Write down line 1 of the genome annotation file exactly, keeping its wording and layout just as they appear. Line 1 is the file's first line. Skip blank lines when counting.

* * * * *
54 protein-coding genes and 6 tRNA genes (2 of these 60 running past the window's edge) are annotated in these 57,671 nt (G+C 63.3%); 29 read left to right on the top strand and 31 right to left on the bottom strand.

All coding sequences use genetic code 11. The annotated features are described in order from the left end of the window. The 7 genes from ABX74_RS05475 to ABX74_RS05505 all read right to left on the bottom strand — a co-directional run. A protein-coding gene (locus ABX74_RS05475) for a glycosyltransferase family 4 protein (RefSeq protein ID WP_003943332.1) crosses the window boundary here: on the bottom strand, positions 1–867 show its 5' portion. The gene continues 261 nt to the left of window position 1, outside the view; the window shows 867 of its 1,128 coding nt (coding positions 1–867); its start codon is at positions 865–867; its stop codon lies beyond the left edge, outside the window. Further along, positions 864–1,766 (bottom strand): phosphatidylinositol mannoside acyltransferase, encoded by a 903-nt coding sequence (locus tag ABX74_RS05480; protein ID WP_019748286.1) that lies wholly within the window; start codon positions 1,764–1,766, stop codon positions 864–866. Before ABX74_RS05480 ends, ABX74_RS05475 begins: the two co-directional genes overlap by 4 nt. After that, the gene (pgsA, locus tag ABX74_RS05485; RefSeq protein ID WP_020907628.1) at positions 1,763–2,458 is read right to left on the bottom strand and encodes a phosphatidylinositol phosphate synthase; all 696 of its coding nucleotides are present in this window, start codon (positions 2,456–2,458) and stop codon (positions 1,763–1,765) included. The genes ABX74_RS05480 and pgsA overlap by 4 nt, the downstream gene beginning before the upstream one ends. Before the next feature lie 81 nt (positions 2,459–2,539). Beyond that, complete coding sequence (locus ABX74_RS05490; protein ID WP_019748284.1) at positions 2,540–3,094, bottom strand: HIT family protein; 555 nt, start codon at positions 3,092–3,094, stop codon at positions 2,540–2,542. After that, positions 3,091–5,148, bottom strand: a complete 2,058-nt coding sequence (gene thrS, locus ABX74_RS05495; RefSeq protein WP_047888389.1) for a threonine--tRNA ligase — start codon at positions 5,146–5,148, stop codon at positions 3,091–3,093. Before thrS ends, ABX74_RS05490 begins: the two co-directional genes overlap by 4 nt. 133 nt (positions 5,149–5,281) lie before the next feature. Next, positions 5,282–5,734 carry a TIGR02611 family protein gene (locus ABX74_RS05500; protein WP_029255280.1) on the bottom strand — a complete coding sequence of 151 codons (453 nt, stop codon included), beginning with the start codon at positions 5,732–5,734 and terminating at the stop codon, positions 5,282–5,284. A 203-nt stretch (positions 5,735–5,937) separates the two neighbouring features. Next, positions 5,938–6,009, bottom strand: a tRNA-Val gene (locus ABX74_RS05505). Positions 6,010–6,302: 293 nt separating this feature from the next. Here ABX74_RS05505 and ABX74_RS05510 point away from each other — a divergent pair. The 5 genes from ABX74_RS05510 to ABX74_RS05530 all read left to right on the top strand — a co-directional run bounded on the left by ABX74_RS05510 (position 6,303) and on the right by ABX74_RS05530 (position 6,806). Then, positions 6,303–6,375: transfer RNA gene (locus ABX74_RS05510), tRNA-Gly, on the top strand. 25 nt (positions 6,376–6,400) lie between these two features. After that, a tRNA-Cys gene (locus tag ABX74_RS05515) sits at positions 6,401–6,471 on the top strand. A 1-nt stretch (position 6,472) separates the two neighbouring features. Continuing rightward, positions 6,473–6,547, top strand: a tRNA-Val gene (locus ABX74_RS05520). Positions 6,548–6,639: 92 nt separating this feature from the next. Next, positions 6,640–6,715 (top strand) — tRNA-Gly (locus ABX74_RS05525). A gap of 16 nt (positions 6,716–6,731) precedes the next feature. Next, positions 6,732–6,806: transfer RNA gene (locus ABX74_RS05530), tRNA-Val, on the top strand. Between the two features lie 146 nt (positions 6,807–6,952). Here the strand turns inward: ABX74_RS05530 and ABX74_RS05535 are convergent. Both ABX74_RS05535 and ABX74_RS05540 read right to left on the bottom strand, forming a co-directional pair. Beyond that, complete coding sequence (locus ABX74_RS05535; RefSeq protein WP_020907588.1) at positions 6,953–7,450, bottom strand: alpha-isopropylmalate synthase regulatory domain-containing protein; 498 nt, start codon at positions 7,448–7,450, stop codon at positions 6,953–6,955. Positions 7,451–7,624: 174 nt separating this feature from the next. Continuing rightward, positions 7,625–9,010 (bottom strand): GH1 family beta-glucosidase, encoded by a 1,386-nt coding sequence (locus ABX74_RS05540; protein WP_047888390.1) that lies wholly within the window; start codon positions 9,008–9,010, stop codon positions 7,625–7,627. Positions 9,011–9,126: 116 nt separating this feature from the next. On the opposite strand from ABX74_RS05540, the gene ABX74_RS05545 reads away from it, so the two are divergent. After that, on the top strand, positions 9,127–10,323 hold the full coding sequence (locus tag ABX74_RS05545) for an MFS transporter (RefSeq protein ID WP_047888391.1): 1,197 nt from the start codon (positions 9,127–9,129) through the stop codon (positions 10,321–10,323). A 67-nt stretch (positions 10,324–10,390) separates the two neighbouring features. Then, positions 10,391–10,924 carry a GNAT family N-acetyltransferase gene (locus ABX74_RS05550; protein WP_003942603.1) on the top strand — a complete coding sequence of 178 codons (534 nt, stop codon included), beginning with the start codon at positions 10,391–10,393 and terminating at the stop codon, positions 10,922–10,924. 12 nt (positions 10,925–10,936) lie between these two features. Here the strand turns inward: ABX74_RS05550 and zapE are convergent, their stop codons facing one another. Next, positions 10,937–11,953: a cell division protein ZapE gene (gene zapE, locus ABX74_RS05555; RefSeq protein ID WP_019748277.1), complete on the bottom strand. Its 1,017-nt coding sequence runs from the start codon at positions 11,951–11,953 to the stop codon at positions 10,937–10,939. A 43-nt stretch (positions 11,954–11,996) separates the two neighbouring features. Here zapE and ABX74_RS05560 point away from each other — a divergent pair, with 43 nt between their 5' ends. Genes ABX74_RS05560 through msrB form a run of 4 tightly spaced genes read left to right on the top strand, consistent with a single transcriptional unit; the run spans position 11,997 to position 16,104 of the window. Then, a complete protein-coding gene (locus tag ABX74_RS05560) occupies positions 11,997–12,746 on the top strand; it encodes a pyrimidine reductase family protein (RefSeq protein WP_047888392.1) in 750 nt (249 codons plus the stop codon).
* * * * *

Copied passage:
54 protein-coding genes and 6 tRNA genes (2 of these 60 running past the window's edge) are annotated in these 57,671 nt (G+C 63.3%); 29 read left to right on the top strand and 31 right to left on the bottom strand.